Sept. 11
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I am very disappointed in both of you.
Sept. 11
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Richard and Ray: Please tell me that both of you are kidding.
Sept. 11
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In a sense, it is a double squeeze. West is squeezed out of his hearts which in turn reveals that East has been squeezed out of his hearts.

Technically, it is a simple squeeze played as a double squeeze as only East is guarding hearts. But West's hearts are serving a function - protecting the fact that East is being squeezed out of his heart guard.
Sept. 10
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The laws do not favor “pros and elites.” The laws make a differentiation between players who would know and follow the correct line of play and those players who might mess it up.
Sept. 10
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Bernard:

How many times would you see a novice or intermediate player play the AK of hearts first then run 4 diamonds and block the suit (and I am not even saying that the possible 4-0 diamond break has to be taken into consideration)? It shouldn't happen, but it does.

It may be going too far to say that a particular player making a claim without stating a line of play would manage to screw up the position, but it is going too far in the other direction to say that they wouldn't screw up the position.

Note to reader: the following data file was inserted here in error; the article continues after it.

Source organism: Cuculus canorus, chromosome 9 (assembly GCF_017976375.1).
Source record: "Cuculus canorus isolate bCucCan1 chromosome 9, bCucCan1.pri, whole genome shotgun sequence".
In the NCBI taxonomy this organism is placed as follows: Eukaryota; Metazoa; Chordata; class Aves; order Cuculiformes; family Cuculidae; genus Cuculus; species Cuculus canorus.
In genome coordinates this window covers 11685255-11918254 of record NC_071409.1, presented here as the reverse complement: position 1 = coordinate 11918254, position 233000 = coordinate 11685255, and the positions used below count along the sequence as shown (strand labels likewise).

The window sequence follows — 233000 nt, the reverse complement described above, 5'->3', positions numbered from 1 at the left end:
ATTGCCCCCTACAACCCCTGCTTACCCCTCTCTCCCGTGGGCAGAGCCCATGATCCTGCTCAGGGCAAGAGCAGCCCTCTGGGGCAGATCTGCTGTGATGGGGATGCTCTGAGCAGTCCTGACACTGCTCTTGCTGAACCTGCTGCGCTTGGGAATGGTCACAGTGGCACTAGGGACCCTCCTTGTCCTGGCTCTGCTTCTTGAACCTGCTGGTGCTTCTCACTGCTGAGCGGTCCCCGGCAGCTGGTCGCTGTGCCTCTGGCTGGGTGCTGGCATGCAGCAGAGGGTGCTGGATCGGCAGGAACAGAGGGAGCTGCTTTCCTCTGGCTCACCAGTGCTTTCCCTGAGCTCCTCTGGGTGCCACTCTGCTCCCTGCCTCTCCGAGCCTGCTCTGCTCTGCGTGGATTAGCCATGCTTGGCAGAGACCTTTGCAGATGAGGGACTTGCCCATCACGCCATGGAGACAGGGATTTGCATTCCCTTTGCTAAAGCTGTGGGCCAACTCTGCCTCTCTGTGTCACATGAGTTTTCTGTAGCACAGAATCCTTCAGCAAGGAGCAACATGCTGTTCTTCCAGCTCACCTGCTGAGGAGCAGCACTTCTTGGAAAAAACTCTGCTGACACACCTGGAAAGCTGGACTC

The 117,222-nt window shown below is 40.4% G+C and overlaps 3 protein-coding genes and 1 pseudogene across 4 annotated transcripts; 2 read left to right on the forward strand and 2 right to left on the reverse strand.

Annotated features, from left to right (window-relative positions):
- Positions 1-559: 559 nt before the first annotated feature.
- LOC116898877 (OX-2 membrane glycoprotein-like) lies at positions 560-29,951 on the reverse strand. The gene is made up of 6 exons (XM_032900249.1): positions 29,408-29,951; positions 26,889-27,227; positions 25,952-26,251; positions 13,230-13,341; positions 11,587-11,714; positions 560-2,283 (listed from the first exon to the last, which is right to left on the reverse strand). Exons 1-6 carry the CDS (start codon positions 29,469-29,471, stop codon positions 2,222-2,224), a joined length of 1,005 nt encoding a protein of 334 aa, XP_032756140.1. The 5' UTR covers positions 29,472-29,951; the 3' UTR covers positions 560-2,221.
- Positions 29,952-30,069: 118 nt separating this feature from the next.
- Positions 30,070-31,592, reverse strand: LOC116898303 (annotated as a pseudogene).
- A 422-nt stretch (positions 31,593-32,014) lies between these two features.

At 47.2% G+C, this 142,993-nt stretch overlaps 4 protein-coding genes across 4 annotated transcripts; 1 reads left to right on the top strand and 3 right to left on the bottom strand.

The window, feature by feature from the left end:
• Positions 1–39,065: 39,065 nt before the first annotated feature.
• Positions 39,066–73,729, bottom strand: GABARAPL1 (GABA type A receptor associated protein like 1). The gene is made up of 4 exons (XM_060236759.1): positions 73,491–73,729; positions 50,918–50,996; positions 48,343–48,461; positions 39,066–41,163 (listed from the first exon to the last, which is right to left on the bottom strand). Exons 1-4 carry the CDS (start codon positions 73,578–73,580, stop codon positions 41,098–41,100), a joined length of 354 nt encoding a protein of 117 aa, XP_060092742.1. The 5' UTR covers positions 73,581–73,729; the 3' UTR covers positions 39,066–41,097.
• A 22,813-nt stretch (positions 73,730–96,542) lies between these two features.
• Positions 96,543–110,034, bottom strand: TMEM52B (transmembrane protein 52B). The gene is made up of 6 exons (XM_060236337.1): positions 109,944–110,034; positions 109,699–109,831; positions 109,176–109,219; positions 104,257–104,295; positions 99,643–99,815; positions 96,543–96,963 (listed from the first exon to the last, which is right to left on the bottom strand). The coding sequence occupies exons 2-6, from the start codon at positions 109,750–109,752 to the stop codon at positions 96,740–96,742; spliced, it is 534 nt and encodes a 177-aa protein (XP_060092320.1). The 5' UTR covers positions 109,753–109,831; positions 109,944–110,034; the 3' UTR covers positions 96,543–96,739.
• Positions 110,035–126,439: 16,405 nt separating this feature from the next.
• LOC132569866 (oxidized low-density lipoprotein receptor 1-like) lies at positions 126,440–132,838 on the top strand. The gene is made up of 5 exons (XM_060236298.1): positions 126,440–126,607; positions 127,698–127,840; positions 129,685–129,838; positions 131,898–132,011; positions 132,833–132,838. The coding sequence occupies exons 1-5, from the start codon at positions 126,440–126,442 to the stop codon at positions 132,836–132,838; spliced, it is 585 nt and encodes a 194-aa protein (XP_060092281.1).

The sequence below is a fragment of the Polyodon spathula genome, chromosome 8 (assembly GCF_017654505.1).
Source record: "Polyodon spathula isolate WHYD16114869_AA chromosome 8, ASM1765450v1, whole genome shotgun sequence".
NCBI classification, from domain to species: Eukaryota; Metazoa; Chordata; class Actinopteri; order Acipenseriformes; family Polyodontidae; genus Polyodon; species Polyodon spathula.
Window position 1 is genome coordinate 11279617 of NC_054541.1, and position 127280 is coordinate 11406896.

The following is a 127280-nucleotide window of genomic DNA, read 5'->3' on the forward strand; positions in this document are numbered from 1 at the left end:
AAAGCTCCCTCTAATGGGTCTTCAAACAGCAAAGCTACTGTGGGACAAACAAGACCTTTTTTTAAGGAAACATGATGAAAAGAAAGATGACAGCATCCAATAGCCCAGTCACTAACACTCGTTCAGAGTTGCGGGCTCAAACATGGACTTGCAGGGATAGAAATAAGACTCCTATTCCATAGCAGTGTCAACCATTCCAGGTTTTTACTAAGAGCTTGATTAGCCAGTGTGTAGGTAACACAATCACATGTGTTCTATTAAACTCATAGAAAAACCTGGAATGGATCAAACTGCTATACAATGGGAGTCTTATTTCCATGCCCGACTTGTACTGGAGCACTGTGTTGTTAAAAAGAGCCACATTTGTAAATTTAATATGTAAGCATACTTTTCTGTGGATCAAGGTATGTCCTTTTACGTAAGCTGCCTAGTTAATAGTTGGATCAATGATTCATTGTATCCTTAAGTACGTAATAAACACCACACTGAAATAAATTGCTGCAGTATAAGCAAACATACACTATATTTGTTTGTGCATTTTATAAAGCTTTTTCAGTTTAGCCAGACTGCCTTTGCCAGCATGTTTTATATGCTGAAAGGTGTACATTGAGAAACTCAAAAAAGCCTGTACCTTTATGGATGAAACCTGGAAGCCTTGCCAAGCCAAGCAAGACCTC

Sept. 10
Art Korth edited this comment Sept. 10
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David: I am sure he meant to say diamonds, not clubs. Or perhaps he created the diagram wrong and the diamonds shown in the diagram should have been clubs.
Sept. 10
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I adopted Extended PLOB. PLOB (Petty Little Odious Bid) was Sonny Moyse's term for New Minor Forcing. Extended PLOB is:

1 - 1M - 2 - 2 artificial
1 - 1M - 2 - 3 artificial

In both cases, responder's second call of 2M or 2 (if is M) is nonforcing.
Sept. 4
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I would never double with the North hand. There is too much of a chance that it might end the auction, and North cannot take that chance.

If I were asked to name the final contract with the North hand, 6 would be my choice. But North is not being asked to name the final contract, so 4 makes sense. North can make some call on the next round. Either 6 or 5NT might work out.
Sept. 4
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This is a straight-forward bidding problem and should be posted as such.

Having said that, you should have bid 2 on the previous round to avoid this problem.
Sept. 4
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Ed:

Playing XYZ, responder's 2NT rebid is a puppet to 3. So, if responder wants to sign off in 3, he can do so.

I really don't think that the inability to sign off in 2 is a hardship.
Sept. 4
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“1♣ 1♥
1♠ 2♣
2♦ 3♠ is invite to game”

This treatment destroys one of the big advantages of using XYZ - the ability to make an invitational bid at the 2 level.
Sept. 3